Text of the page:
WASHINGTON — President-elect Donald Trump’s proposals would modestly cut income taxes for most middle-class Americans. But for nearly 8 million families — including a majority of single-parent households — the opposite would occur: They’d pay more.
Most married couples with three or more children would also pay higher taxes, an analysis by the nonpartisan Tax Policy Center found. And while middle-class families as a whole would receive tax cuts of about 2 percent, they’d be dwarfed by the windfalls averaging 13.5 percent for America’s richest 1 percent.
Trump’s campaign rhetoric had promoted the benefits of his proposals for middle-income Americans.
“The largest tax reductions are for the middle class,” said Trump’s “Contract With the American Voter,” released last month.
The tax hikes that would hit single parents and large families would result from Trump’s plan to eliminate the personal exemption and the head-of-household filing status. These features of the tax code have enabled many Americans to reduce their taxable income.
His other proposed tax changes would benefit middle- and lower-income Americans. But they wouldn’t be enough to offset those modifications.
“If you’re a low- or moderate-income single parent, you’re going to get hurt,” said Bob Williams, a fellow at the Tax Policy Center.
Unlike Trump’s polarizing proposals on immigration and trade, his tax plan is in line with traditional Republican policy. His steep tax cuts in many ways resemble those carried out by Presidents Ronald Reagan and George W. Bush, and the Republican-run Congress is expected to welcome them.
During the campaign, Trump said his tax cuts — for individuals and companies — would energize the economy by boosting business investment in factories and equipment, while leaving consumers with more cash to spend. His proposals, he contended, would help create 25 million jobs over the next decade.
But Lily Batchelder, a visiting fellow at the Tax Policy Center and former deputy director of President Barack Obama’s National Economic Council, estimates that roughly 7.9 million families with children would pay higher taxes under his proposals. About 5.8 million are led by single parents. An additional 2.1 million are married couples.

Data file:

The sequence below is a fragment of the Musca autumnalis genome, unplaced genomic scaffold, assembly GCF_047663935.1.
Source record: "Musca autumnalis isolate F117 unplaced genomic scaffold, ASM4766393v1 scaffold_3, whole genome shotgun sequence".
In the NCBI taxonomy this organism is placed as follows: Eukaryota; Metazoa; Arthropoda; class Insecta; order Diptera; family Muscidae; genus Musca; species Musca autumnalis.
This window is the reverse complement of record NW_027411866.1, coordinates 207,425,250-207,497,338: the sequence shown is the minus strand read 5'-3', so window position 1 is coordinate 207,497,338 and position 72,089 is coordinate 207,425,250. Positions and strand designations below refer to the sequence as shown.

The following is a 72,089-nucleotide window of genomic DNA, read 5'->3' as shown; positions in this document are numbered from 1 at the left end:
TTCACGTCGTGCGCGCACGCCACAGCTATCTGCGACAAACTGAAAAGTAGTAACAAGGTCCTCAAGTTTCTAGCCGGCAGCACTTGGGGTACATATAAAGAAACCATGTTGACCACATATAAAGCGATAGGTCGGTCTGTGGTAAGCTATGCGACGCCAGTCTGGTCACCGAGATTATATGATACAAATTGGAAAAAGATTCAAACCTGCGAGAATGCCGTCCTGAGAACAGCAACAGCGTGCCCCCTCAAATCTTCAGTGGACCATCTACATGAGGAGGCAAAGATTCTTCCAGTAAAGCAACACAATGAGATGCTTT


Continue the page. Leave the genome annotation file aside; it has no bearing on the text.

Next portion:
Other analysts, including economists at the conservative Tax Foundation and right-of-center American Enterprise Institute, have agreed with Batchelder’s conclusions.
Here’s what her analysis finds:
Right now, a single parent with $75,000 in income and two children can claim a head of household deduction of $9,300, plus three personal exemptions. Those steps would reduce the household’s taxable income by $21,450, to $53,550.
Trump’s plan would more than double the standard deduction to $15,000. But that change would be outweighed by his elimination of personal exemptions and head-of-household status. So the family’s taxable income would be $60,000, and their tax bill would be $2,440 more than it is now.
A married couple with four children and income of $50,000 would absorb a tax increase of $1,090 because of their loss of personal exemptions.
Kelly Rodriguez, 47, who lives in Tampa, Florida, voted for Trump and is a single mother who claims two of her four children as dependents. (Her ex-husband claims the other two.) She made roughly $90,000 last year, including alimony payments. Her taxes would likely rise under Trump’s plan, according to Batchelder’s analysis.
“I would want him to explain that to me,” she said. “Taxes have to make sense to the people paying them.”